Easthampton’s 1st film festival to debut in late May

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EASTHAMPTON — The city’s burgeoning arts scene is about to get a new addition next month when its first-ever film festival makes its debut.

For its inaugural event May 26-29, the Easthampton Film Festival will showcase independent films of up-and-coming filmmakers from all over the world at multiple venues throughout the city, according to the festival’s founder and organizer, Chris Ferry.

A native of Parkersburg, West Virginia, Ferry moved to Easthampton from New York City with his family in 2020.

“My best friend from junior high (in West Virginia) moved here and we loved to visit him,” he said. “We fell in love with Easthampton. It’s a jewel of a town here.”

Ferry, who is an actor and producer known for the 2006 thriller “Salvage” and 2009 comedy “London Betty,” has produced and participated in making several independent films. Eager to engage with the already-established community of artists and musicians in Easthampton, he connected with local filmmakers. Northampton has previously hosted a film festival, but Easthampton has never hosted one, Ferry said.

“I figured, if you don’t see the thing you want, build one,” he said.

With help from his childhood friend, Jason Johnson, who works in alumni relations at the University of Massachusetts Amherst, and a group of volunteers, the festival has come together.

Ferry utilized FilmFreeway, a digital platform that allows filmmakers to submit their films to hundreds of film festivals all over the world, to collect film submissions. He also relied on word of mouth, reaching out to area filmmakers and announcing on social media that he was seeking submissions. Ferry hopes that this festival will become an annual event.

In total, he said he received 77 submissions and ultimately narrowed that down to 33 films.

“It’s all excellent, quality stuff … While we have an international element with films from Argentina, Canada, Finland, India, Iran, Spain, Syria and UK, there’s also with a particular focus on celebrating regional talent and themes, including Belchertown, Feeding Hills, Hadley, Holyoke, Northampton and Wilbraham,” Ferry said.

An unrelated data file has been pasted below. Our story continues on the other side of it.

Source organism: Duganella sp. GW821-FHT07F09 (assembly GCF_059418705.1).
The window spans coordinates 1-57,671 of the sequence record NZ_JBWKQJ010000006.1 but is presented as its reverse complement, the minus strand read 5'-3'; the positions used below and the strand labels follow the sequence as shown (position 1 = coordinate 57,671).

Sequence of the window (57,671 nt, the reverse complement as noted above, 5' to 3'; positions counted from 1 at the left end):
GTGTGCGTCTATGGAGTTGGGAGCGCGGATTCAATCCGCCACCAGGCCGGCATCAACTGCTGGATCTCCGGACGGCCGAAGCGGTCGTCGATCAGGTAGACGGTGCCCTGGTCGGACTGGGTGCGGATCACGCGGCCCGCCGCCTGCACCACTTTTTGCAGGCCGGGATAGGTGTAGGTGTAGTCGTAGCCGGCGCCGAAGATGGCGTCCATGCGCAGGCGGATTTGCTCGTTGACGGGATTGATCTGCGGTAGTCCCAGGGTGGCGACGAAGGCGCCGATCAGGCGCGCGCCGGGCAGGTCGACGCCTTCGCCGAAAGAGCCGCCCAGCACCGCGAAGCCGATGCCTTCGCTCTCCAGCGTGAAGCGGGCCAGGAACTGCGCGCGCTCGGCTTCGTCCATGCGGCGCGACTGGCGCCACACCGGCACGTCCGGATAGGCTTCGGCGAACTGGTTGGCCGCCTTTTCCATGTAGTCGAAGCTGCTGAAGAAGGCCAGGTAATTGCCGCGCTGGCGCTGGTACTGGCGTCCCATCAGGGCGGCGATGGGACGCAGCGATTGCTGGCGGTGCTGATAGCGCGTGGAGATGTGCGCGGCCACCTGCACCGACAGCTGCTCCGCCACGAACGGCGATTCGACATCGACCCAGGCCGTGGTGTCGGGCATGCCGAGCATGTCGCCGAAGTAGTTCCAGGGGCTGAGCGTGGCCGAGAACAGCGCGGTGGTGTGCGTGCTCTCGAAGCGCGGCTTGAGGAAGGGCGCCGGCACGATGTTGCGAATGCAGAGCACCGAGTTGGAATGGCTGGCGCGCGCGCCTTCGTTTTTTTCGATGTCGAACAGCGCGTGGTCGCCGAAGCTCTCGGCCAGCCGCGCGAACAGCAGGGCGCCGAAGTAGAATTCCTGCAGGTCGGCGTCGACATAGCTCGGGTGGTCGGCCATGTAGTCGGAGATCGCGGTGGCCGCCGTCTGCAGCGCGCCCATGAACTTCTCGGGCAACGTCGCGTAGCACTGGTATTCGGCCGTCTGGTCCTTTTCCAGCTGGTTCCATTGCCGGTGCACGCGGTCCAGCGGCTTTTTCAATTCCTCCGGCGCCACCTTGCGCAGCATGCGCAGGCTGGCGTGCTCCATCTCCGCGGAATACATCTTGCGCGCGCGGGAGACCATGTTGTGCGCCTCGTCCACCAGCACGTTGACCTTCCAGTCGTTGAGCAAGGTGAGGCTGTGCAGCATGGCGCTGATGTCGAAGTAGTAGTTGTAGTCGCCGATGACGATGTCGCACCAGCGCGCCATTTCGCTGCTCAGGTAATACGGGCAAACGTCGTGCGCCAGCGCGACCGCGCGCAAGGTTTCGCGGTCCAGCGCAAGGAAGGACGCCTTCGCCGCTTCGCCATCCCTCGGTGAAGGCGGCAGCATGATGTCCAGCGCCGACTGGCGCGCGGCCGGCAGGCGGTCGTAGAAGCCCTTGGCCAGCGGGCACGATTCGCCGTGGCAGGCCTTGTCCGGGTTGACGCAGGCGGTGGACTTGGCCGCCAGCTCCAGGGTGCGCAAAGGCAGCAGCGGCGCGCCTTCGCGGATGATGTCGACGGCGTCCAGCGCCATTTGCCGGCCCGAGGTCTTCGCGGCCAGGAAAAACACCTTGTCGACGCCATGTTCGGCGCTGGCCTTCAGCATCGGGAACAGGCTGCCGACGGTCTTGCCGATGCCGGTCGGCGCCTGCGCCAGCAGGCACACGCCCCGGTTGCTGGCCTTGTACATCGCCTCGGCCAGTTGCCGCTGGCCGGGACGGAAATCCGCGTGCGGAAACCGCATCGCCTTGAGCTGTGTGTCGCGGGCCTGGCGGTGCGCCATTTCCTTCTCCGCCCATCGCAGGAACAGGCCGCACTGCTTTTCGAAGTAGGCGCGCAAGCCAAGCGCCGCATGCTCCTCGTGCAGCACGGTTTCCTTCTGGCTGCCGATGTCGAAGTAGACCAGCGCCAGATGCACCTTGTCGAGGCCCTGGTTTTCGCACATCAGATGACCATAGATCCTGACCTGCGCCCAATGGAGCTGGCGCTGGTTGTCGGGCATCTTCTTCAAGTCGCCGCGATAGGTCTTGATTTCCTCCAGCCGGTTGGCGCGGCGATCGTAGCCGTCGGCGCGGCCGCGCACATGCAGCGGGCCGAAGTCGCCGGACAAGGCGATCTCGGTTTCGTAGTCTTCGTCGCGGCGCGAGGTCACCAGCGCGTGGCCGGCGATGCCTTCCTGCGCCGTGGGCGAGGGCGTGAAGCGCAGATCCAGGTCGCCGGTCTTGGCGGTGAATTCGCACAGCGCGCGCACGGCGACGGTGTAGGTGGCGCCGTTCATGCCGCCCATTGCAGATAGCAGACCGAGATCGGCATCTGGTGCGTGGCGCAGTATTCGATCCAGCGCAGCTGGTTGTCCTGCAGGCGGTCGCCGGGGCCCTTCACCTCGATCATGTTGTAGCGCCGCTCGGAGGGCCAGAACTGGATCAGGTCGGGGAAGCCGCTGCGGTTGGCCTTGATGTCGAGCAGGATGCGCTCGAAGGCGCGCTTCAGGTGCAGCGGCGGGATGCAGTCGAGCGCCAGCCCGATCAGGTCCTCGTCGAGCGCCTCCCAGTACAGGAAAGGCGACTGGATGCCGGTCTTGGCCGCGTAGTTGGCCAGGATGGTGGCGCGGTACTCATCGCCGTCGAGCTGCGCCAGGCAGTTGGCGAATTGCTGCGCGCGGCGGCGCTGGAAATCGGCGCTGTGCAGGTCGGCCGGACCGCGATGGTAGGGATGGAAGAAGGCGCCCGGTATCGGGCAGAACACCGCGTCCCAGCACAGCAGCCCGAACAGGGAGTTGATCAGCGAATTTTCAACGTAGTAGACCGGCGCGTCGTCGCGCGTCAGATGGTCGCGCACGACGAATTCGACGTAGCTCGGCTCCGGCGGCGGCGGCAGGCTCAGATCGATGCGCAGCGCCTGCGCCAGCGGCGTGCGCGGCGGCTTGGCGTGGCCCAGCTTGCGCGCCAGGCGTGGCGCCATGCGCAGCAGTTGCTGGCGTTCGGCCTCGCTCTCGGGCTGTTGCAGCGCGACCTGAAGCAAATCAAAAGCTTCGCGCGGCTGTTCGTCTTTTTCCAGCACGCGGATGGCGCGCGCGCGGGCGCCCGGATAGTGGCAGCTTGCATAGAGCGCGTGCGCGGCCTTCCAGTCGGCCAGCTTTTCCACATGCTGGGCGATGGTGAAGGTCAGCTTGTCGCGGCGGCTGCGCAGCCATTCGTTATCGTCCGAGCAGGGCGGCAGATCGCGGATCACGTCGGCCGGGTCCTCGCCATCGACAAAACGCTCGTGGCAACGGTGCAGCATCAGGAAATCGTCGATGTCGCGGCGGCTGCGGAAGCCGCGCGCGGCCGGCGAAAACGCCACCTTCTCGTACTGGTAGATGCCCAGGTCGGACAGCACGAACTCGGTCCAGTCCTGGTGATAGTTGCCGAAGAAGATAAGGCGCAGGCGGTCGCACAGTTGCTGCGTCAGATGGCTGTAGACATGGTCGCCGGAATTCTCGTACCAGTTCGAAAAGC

“This year’s selections represent several genres, including feature films, shorts, documentary, horror, animation, comedy, drama and music videos.”

Among those showcasing their work at the festival is Hadley resident and Pioneer Valley Performing Arts Charter Public School film teacher Melissa McClung. Her short film, “All the Marbles,” is about a girl and a marble that save the world from total destruction, and stars Louis Sarrick of Easthampton and Lucia Dingo-Early of Amherst.

“All the Marbles” was inspired by “The Star,” an 1897 apocalyptic short story by H.G. Wells, and includes animation and a video collage. It will make its debut at the Maryland Film Festival in Baltimore before its screening in Easthampton.

“I’m thrilled to be accepted into the fest,” McClung said. “This film has been a long time coming. I wanted to be able to show it to a live audience, and it will be great to show my work with locals that will recognize the places it was filmed.”

The Easthampton Film Festival will run from Thursday, May 26, to Sunday, May 29. The names of all of the films and a brief description is available at easthamptonfilmfestival.com/program.

The formal schedule of the screenings is still being finalized, but the venues over the course of the four-day event will include Abandoned Building Brewery, located in The Brickyard of the Keystone building at 142 Pleasant St.; New City Brewery, located in the Paragon Arts & Industry Building at 180 Pleasant St.; Marigold Theater at 84 Cottage St.; and Luthier’s Co-Op at 108 Cottage St. Some question-and-answer sessions with filmmakers will follow screenings.

With the exception of an all-ages, family-friendly screening at 11 a.m. on Saturday, May 28, at the Marigold Theater, Ferry said the films are intended for mature audiences.

The number of tickets available for each screening is limited, based on each venue’s capacity.

Tickets must be purchased online in advance, and are available at easthamptonfilmfestival.com. Tickets are $5 per screening.

Emily Thurlow can be reached at ethurlow@gazettenet.com.

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